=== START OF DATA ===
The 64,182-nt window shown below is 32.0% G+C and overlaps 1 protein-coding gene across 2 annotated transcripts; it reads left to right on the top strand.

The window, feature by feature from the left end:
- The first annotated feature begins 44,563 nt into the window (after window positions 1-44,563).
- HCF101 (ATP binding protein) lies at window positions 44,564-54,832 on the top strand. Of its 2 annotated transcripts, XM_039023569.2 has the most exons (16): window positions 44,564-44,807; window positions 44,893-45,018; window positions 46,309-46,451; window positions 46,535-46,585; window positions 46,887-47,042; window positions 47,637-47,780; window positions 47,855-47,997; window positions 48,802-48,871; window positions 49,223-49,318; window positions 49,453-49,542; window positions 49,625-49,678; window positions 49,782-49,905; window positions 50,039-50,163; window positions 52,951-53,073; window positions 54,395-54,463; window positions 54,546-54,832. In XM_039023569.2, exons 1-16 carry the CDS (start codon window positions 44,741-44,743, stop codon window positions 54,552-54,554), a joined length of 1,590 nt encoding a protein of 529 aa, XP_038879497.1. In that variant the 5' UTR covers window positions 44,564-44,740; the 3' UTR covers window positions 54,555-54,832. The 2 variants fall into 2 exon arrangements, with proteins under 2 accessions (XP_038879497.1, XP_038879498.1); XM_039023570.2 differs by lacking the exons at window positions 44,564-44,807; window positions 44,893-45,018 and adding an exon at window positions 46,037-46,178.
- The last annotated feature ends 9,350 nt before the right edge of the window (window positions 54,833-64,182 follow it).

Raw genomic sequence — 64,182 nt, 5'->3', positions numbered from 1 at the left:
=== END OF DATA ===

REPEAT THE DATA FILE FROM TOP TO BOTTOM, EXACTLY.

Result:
The 64,182-nt window shown below is 32.0% G+C and overlaps 1 protein-coding gene across 2 annotated transcripts; it reads left to right on the top strand.

The window, feature by feature from the left end:
- The first annotated feature begins 44,563 nt into the window (after window positions 1-44,563).
- HCF101 (ATP binding protein) lies at window positions 44,564-54,832 on the top strand. Of its 2 annotated transcripts, XM_039023569.2 has the most exons (16): window positions 44,564-44,807; window positions 44,893-45,018; window positions 46,309-46,451; window positions 46,535-46,585; window positions 46,887-47,042; window positions 47,637-47,780; window positions 47,855-47,997; window positions 48,802-48,871; window positions 49,223-49,318; window positions 49,453-49,542; window positions 49,625-49,678; window positions 49,782-49,905; window positions 50,039-50,163; window positions 52,951-53,073; window positions 54,395-54,463; window positions 54,546-54,832. In XM_039023569.2, exons 1-16 carry the CDS (start codon window positions 44,741-44,743, stop codon window positions 54,552-54,554), a joined length of 1,590 nt encoding a protein of 529 aa, XP_038879497.1. In that variant the 5' UTR covers window positions 44,564-44,740; the 3' UTR covers window positions 54,555-54,832. The 2 variants fall into 2 exon arrangements, with proteins under 2 accessions (XP_038879497.1, XP_038879498.1); XM_039023570.2 differs by lacking the exons at window positions 44,564-44,807; window positions 44,893-45,018 and adding an exon at window positions 46,037-46,178.
- The last annotated feature ends 9,350 nt before the right edge of the window (window positions 54,833-64,182 follow it).

Raw genomic sequence — 64,182 nt, 5'->3', positions numbered from 1 at the left: